Around this time of year, astronomers are often asked “What was the star of Bethlehem, exactly?”. It’s a difficult question, because we have so little information to go on, and what we have precludes most any possible scientific explanation. Still, it might be fun to look at some of the most popular ideas, and seeing what holes we can find in them.
The story of the magi (or Wise Men) is told in the first twelve verses of Matthew chapter 2 and goes something like this: The magi arrive in Jerusalem, from the East, trying to find the King of the Jews – they saw his star rising in the East and have come to worship. The chief priests and teachers tell them of a prophecy by Micah that a great ruler will be born in Bethlehem. The magi head out to Bethlehem (which was about ten kilometers south, two hours by foot), and find that the star is guiding them and eventually stops above the birthplace of Jesus (I’ve left out the political intrigues and machinations of King Herod, since we’re investigating astronomy, not infanticide).
So, to explain exactly what the Star of Bethlehem was, we need to find a natural phenomenon which meets these characteristics: It was visible for long enough that the Magi were able to travel from their home country (usually assumed to be Persia) to Jerusalem, and have time to make inquiries around Jerusalem before being ushered into audience with King Herod. For about 2 hours it moved visibly, directing the magi precisely to a specific location, and finally it stopped moving directly above the stable where Jesus was born.
The most common theories are that the Star was a comet, a planetary conjunction, a very bright meteor, a nova, or a supernova.
The first two have a common problem – they are both the sort of things that astrologers are interested in. However the bible, and Jewish law in general, has always been very much against astrology. It seems unlikely that God would use astrological signs to tell people about the birth of the Christ, and that Matthew would so happily record it as proof of Jesus’s divinity! But there’s more wrong than just that. A comet was universally seen as a BAD omen – the death of a king, for example. The magi were looking for a birth, not a death.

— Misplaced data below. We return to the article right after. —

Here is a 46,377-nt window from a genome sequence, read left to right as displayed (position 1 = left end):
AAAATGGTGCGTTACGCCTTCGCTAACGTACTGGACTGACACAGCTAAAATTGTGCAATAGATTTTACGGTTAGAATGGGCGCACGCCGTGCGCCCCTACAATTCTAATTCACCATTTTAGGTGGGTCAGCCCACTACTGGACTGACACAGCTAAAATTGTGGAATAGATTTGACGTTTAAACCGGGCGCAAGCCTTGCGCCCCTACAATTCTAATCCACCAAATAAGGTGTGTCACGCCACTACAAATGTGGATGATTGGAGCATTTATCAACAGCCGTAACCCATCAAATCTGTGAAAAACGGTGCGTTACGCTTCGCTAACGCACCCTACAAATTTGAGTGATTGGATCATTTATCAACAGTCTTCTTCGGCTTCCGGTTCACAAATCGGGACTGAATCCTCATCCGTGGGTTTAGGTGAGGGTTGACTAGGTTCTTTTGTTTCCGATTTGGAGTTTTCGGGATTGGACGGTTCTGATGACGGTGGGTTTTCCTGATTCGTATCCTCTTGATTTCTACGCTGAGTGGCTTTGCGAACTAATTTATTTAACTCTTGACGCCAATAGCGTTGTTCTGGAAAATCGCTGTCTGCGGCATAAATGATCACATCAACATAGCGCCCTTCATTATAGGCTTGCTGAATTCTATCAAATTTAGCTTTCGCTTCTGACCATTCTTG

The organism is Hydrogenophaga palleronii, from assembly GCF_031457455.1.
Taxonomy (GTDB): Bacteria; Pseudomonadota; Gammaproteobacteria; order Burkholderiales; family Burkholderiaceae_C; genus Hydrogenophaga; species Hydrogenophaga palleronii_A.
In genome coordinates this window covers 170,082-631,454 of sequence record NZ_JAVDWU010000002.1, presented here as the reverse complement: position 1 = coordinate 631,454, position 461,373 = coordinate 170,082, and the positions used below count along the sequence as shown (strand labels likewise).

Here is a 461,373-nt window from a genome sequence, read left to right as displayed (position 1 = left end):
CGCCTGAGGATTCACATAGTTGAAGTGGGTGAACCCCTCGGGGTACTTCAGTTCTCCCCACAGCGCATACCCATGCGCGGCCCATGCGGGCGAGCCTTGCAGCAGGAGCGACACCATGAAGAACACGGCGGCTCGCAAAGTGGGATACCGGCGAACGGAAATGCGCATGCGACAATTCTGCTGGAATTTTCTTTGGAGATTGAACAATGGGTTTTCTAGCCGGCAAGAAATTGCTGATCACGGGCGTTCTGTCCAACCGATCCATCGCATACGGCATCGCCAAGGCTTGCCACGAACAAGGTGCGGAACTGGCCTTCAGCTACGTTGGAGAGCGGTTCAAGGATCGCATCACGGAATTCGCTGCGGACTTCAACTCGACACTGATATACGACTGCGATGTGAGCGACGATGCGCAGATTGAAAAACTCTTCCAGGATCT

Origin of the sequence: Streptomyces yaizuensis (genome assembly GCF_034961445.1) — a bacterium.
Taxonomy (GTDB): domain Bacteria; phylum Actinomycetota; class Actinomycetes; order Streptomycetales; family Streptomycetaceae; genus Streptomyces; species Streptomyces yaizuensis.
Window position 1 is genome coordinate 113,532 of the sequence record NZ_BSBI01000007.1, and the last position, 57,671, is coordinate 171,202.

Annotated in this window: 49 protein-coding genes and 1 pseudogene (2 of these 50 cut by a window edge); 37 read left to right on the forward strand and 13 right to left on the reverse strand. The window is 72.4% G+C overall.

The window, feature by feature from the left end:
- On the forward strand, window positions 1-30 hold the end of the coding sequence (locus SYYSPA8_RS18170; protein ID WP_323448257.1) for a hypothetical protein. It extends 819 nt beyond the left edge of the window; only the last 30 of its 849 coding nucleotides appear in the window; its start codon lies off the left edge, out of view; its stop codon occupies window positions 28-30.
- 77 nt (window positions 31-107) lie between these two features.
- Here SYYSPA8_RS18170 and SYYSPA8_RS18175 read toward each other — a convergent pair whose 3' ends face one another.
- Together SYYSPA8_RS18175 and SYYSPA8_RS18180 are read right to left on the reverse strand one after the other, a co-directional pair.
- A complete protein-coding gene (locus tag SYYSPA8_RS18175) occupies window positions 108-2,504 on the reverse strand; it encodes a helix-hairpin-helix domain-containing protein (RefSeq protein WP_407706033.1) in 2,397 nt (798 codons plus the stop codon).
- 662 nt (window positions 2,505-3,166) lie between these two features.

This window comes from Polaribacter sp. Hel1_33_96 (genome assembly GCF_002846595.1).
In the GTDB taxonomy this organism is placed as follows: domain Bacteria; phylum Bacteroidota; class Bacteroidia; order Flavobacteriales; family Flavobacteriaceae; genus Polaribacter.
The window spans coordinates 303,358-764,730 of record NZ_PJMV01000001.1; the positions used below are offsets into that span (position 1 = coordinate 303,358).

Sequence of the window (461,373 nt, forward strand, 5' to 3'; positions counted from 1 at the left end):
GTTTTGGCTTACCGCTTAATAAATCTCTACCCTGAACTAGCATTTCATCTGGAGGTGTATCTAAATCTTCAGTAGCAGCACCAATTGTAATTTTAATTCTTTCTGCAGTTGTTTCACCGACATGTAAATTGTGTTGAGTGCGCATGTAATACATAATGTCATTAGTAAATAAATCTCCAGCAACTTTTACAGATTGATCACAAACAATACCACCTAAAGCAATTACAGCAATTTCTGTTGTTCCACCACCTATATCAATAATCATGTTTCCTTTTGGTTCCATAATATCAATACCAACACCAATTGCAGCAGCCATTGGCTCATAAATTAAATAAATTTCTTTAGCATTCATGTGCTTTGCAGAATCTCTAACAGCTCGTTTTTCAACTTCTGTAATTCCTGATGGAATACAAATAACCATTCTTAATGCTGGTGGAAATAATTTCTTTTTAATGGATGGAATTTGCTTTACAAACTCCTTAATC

A planetary conjunction, however, could mean anything – astrology back then was even more disorganised and contradictory than it is now with practitioners frequently seeming to just invent their own interpretations of signs as they pleased. Even so, a conjunction (When two or more objects in the sky move very close to each other) does not match the description given. First of all, it does not appear as “A star”, and secondly, they don’t last long enough – anything from a few days to a few weeks.
Novae and Supernovae are two very different things, but appear similar in some ways. In both cases, a new star appears in the sky for a period, and then fades away. A supernova is usually vastly brighter than a nova – some notable supernovae have been visible during daylight, and cast shadows at night – although if it is far away it might not appear that bright to us at all. But these objects also have the problem of duration – How long does it take to travel by foot (or even camel) from Persia to Jerusalem?
Finally we have the bright meteor. These never last more than a few seconds, since they are objects travelling at many tens of thousands of kilometers per hour smashing through the atmosphere. A meteor could match what many of us imagine as a Star of Bethlehem, but not what is described in the Bible.
There is one detail that we have to look at separately. The Christmas star shone for an extended time in the East, and the magi somehow knew to travel West to Jerusalem. Once there, the same star guided them directly to the birthplace – it was moving. Finally, it stopped moving directly above the birthplace. This was no astronomical object, if they were able to tell what building it was above! In fact, there is no natural phenomenon which behaves in this way.
Conclusions, then? That depends on whether you consider the Bible to be the inviolate word of God, or just an interesting collection of religious mythology. If you’re a skeptic, then you can write the whole thing off as fiction, or a mutation of many related Birth-Of-A-King legends that were popular in ancient times, especially since there are no other records (not even in the other 3 Gospels) of the Star of Bethlehem. And if you are a Christian, then you accept it as a supernatural miraculous event – God made a light in the sky which led the magi. It wasn’t a natural event, it wasn’t a star or a comet or any of the other popular ideas.
In the end, we apply the words of a wise man: Faith does not require evidence, and Evidence does not require faith. There’s not enough evidence to prove that there even was a star, and it is ultimately our own decision whether to apply Faith or Evidence.
Comments? Questions? Why not mail me at firstname.lastname@example.org